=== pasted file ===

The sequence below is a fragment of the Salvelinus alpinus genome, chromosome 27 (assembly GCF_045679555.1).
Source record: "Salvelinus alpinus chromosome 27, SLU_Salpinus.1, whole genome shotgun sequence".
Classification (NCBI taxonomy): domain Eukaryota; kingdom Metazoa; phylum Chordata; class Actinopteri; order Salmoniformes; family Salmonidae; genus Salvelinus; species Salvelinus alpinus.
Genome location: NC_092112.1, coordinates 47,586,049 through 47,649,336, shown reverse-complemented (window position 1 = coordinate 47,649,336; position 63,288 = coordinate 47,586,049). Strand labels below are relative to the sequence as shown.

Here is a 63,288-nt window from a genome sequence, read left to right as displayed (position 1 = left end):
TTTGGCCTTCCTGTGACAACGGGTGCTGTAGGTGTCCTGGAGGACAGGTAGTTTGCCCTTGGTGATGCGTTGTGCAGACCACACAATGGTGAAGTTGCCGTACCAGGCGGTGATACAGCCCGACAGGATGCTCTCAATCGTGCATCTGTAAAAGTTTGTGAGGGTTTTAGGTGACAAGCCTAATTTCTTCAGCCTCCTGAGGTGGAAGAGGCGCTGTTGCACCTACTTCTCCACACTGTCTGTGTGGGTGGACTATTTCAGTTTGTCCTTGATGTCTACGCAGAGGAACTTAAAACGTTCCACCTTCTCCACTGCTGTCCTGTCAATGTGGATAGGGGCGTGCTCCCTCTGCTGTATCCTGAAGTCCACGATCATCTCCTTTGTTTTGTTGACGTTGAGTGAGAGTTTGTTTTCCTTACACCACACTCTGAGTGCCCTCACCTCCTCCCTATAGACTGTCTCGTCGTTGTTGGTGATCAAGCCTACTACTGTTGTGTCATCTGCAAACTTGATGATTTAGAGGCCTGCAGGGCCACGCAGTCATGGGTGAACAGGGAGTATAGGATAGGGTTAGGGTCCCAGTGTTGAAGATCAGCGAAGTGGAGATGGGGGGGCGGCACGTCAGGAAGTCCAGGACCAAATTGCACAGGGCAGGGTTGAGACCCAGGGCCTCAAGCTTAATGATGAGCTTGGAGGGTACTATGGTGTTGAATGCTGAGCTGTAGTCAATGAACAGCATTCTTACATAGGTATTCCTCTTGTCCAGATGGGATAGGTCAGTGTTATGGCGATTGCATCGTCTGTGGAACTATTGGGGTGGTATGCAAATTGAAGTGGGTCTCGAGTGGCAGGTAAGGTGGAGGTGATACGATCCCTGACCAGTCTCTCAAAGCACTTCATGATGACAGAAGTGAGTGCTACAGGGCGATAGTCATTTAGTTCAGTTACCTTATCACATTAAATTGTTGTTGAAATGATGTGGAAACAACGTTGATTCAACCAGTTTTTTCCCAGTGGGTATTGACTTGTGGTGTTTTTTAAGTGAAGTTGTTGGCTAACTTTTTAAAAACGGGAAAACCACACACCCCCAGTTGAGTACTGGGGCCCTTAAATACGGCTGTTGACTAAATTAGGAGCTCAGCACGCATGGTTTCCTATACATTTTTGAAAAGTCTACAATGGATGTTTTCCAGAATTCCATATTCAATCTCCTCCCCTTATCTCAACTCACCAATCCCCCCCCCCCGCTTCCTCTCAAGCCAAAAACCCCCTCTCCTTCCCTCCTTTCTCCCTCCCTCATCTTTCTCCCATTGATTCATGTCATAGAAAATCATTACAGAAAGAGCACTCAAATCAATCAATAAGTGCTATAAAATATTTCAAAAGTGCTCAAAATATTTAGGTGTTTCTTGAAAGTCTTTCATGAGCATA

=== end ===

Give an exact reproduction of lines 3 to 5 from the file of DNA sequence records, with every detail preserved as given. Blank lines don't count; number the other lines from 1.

Classification (NCBI taxonomy): domain Eukaryota; kingdom Metazoa; phylum Chordata; class Actinopteri; order Salmoniformes; family Salmonidae; genus Salvelinus; species Salvelinus alpinus.
Genome location: NC_092112.1, coordinates 47,586,049 through 47,649,336, shown reverse-complemented (window position 1 = coordinate 47,649,336; position 63,288 = coordinate 47,586,049). Strand labels below are relative to the sequence as shown.

Here is a 63,288-nt window from a genome sequence, read left to right as displayed (position 1 = left end):